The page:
County denies zoning change at busy intersection

OKEECHOBEE — In a split decision, the Okeechobee County Commission Thursday rejected a request for a zoning change that would have allowed a commercial ice machine on the southwest corner of the intersection of Southeast 32nd Street and Southeast 18th Terrace.

The applicant requested a change from Planned Development to Neighborhood Commercial.

At the Dec. 12, 2017 Planning Board meeting, planners recommended the county deny the zoning change. The property owner appealed to the county commission at their Jan. 11 meeting.

A group of about 20 area property owners attended the Thursday hearing and voiced concerns about the proposal, including the fear that if the zoning is changed the business might not be limited to an ice machine, and concerns about increased traffic problems and increased noise. Some mentioned the theory that once the zoning is changed, a mini-mart could be built on that property. Others were concerned that a stand-alone ice machine would be left littered by the users and that corner could become an eyesore.

“This idea that it is going to turn into a minimart or a gas station,” is not the intent of the applicant, said Jeff Sumner with Sumner Engineering, representing applicant Danny Marsocci.

“This applicant has two other ice machines in Okeechobee County, one of which is a stand-alone business,” he said.

He said Charles Harvey Highway was built to handle commercial traffic.

“There is a reason Mr. Coker and Mr. Walpole donated the property for that road to be built,” Mr. Sumner said, noting the road was built for commercial traffic. He said the high traffic on that road is one of the reasons it would be a good spot for an ice and water dispensary.

He said a stand-alone ice and water facility on State Road 70 is owned by the same applicant, is monitored by remote camera and is not allowed to become an eyesore.

“People are not going to come from all over town to that machine,” said Mr. Marsocci. “It’s going to be the same people who are driving by there every day.”

”Looking at the site, it looks like it takes about half the site. It seems to me the site would not be enough property for a convenience store, and definitely not for fuel,” said Commissioner Brad Goodbread.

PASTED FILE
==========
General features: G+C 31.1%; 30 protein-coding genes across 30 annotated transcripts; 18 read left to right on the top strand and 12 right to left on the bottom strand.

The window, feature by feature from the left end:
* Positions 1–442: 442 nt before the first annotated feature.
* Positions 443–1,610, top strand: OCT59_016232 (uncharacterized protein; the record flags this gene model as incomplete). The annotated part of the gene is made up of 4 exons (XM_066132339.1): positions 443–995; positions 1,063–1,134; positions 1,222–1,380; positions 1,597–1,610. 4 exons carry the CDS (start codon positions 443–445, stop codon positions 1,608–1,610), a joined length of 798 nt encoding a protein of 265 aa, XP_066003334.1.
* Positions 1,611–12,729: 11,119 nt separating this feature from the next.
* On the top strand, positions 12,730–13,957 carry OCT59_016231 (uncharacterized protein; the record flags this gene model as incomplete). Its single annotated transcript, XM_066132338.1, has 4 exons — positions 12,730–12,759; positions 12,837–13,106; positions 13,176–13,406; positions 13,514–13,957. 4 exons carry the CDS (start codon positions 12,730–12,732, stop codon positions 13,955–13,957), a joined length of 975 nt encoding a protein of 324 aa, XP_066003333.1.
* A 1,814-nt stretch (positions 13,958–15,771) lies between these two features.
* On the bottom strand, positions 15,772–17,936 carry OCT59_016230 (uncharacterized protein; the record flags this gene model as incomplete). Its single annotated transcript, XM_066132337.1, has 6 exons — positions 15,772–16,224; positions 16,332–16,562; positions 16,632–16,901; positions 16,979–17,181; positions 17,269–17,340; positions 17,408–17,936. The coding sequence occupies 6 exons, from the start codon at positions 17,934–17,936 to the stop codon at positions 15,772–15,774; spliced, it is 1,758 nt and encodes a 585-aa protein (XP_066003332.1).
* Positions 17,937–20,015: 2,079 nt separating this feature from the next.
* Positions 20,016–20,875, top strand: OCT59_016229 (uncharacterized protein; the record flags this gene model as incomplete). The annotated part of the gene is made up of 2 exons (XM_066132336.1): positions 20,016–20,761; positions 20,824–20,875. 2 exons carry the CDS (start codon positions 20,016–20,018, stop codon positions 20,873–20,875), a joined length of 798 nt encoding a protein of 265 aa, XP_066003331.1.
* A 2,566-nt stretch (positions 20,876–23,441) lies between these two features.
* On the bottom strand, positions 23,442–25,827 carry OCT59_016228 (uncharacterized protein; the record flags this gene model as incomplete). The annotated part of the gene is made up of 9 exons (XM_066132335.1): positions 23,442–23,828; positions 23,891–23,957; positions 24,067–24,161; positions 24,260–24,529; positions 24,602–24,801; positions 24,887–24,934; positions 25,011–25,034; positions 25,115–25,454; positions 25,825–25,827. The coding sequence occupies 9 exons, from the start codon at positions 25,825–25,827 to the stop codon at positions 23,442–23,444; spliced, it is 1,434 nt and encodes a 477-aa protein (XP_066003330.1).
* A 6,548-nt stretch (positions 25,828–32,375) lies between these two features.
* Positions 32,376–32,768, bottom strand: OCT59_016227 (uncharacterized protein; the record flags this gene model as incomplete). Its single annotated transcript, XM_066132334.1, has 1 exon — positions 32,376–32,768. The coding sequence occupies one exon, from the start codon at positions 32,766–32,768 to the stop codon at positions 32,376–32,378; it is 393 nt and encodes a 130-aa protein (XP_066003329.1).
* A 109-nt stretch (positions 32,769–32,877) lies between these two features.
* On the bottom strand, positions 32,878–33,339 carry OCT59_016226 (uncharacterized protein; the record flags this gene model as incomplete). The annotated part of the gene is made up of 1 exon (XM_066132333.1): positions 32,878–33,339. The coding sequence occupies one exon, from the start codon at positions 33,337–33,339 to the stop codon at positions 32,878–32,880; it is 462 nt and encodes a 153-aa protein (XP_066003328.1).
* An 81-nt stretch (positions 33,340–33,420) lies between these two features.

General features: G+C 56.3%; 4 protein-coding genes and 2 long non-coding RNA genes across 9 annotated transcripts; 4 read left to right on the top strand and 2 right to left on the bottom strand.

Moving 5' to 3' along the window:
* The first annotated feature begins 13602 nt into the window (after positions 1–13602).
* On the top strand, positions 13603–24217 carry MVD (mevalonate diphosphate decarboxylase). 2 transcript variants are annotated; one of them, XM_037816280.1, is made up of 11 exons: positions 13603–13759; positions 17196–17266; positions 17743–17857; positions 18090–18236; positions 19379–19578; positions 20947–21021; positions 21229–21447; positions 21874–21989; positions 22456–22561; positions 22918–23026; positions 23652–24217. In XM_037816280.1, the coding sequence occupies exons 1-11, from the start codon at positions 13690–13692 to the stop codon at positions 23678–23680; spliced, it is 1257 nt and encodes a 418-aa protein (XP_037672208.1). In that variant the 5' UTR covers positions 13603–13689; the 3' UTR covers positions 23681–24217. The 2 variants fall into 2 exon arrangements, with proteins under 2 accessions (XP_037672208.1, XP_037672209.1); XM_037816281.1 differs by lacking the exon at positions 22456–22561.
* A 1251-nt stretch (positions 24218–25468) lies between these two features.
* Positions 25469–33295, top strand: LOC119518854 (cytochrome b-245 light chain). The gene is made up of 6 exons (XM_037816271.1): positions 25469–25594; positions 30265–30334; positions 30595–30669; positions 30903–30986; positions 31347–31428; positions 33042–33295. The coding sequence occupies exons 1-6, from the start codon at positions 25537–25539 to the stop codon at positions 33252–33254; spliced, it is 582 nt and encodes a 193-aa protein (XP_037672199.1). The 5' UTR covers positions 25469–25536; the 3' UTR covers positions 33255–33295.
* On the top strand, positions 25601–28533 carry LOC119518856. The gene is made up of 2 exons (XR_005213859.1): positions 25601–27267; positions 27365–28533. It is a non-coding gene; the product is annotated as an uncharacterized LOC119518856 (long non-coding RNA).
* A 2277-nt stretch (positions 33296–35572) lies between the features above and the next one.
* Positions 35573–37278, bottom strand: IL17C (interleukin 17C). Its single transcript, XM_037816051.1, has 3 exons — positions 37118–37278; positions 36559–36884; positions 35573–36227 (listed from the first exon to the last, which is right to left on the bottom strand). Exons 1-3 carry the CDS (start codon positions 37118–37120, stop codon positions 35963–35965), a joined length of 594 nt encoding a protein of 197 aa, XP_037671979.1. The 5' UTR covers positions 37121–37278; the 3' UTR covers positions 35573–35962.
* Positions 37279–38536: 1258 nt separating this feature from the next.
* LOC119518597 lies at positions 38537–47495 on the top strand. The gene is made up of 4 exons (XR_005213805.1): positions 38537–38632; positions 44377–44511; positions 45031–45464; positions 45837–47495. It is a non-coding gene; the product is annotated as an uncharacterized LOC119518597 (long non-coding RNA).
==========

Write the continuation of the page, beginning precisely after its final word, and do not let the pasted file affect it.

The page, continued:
“We could certainly put an ice machine on a smaller piece of property,” said Mr. Sumner.

He said the current landowner did not want to sell a smaller parcel.

Commissioner Bryant Culpepper said he spoke to a number of people who live in the area.

He said he is concerned that the noise in the very early hours of the morning could affect the quality of life for the residents.

He said other ice machines are not in areas surrounded by homes.

Commissioner Culpepper said the commission wants to do what is right for the community, and to protect the way of life for Okeechobee residents.

If anybody thinks that property is going to stay a cow pasture forever, they are mistaken, said Commissioner Goodbread. Eventually it will be developed for more housing or commercial uses, he continued.

“Of all of the commercial businesses you could have, this is one of the lowest impacts,” he said.

“There is a very delicate balance here and I understand both sides,” he added. “We hear everybody saying we need growth. We need to improve our tax base. We need jobs. We need industry. Sooner or later Mr. Coker’s property is not going to be a ranch anymore.”

“We place people on the planning and zoning board to do a job,” said Commission Chairman Terry Burroughs. “We don’t usually go against what the planning board votes on.
“I don’t like the 18th Terrace and Charles Harvey intersection,” he said, adding that he has had a lot of conversations with the sheriff about the traffic problems there.

He said he does not believe placing an ice machine is in the best interest of the community.

Commissioner Kelly Owens said the planning board recommended denying the zoning change.

“We need to look at future land use,” she said. “I have a planning board telling me they don’t agree with the change, and I have staff telling me the same. I have to look at what potentially could be the use of this property.”

Commissioners David Hazellief and Goodbread voted in favor of the zoning change.

Commissioners Owens, Culpepper and Burroughs voted to deny the zoning change.

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